The United Fruit Company, by Pablo Neruda

THE UNITED FRUIT COMPANY by Pablo Neruda. Translated by Ben Belitt

 

Pablo Neruda was a well-known Chilean poet and diplomat.  He won the Nobel Prize in 1971.  He died in 1973.

 

 

When the trumpets had sounded and all

Was in readiness on the face of the earth,

Jehovah divided his universe:

Anaconda, Ford Motors,

Coca-Cola Inc., and similar entities:

The most succulent item of all,

The United Fruit Company Incorporated

reserved for itself: the heartland

and coasts of my country,

the delectable waist of America.

They rechristened their properties:

the “Banana Republics”—

And over the languishing dead,

The uneasy repose of the heroes

Who harried that greatness,

Their flags and their freedoms,

They established an opera bouffe:

they ravished all enterprise,

awarded the laurels like Caesars,

unleashed all the covetous, and contrived

the tyrannical Reign of the Flies—

Trujillo the fly, and Tacho the fly,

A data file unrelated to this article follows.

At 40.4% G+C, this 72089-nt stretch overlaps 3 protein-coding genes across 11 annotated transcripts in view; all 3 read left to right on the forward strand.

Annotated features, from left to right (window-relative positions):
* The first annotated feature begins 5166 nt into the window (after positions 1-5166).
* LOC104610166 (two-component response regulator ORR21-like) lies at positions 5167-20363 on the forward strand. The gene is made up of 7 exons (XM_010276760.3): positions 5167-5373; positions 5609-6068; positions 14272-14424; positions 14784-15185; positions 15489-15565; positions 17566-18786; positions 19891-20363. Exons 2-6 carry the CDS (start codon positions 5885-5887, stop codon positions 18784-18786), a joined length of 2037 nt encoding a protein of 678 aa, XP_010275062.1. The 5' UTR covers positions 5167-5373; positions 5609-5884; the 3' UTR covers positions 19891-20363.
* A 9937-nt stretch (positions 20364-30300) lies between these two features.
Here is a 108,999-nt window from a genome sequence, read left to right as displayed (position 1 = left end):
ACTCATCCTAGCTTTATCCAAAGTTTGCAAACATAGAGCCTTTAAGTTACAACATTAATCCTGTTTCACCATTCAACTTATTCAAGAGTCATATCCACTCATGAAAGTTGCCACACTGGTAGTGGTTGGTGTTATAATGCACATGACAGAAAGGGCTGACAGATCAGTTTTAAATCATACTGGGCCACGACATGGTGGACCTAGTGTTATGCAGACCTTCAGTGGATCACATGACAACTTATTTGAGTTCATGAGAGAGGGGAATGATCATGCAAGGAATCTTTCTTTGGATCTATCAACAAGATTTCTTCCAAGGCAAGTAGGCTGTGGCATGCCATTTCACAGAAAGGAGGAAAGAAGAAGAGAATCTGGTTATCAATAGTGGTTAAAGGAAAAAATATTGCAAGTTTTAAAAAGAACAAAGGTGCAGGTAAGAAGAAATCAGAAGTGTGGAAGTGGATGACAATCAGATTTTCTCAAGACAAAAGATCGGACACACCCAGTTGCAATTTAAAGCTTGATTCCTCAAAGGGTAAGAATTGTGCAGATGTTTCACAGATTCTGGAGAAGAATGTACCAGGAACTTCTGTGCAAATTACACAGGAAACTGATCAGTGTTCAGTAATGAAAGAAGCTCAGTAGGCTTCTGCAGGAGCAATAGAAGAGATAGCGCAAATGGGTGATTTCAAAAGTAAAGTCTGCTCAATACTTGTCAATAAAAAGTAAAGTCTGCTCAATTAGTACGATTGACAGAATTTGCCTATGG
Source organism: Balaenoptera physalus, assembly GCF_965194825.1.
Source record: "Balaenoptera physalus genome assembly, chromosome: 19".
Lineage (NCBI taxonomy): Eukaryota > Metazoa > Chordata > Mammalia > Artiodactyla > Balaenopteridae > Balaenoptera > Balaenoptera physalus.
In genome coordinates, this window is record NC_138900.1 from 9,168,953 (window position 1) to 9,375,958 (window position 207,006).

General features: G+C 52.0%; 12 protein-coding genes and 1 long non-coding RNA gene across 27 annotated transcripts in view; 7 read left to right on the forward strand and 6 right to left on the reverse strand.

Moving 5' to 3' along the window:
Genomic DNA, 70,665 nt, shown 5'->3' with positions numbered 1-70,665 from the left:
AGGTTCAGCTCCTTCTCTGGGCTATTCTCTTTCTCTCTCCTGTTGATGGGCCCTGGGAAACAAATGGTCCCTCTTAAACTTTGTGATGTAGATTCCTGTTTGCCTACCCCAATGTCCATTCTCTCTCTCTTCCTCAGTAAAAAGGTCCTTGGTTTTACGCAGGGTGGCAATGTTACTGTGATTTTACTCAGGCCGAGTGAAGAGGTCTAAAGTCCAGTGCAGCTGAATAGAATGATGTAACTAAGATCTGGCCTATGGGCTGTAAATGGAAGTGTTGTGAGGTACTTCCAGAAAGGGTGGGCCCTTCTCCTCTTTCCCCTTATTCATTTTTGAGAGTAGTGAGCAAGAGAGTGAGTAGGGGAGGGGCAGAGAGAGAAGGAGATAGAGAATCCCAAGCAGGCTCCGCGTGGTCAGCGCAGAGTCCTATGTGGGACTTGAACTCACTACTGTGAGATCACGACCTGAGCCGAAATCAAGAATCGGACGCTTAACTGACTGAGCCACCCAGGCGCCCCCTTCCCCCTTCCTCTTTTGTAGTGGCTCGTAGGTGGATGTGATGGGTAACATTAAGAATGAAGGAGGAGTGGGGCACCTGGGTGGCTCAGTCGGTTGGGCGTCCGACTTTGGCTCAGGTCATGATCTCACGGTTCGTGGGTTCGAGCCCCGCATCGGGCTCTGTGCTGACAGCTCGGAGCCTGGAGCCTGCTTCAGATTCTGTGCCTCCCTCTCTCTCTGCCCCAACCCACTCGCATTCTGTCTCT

The flies called Carias, Martinez,

Ubico—all of them flies, flies

dank with the blood of their marmalade

vassalage, flies buzzing drunkenly

on the populous middens:

the fly-circus fly and the scholarly

 kind, case-hardened in tyranny.

 

Then in the bloody domain of the flies

The United Fruit Company Incoporated

unloaded with a booty of coffee and fruits

brimming its cargo boats, gliding

like trays with the spoils

of our drowning dominions.

 

And all the while, somewhere, in the sugary

hells of our seaports,

smothered by gases, an Indian

fell in the morning:

a body spun off, an anonymous

chattel, some numeral tumbling,

a branch with its death running out of it

in the vat of the carrion, fruit laden and foul.

 

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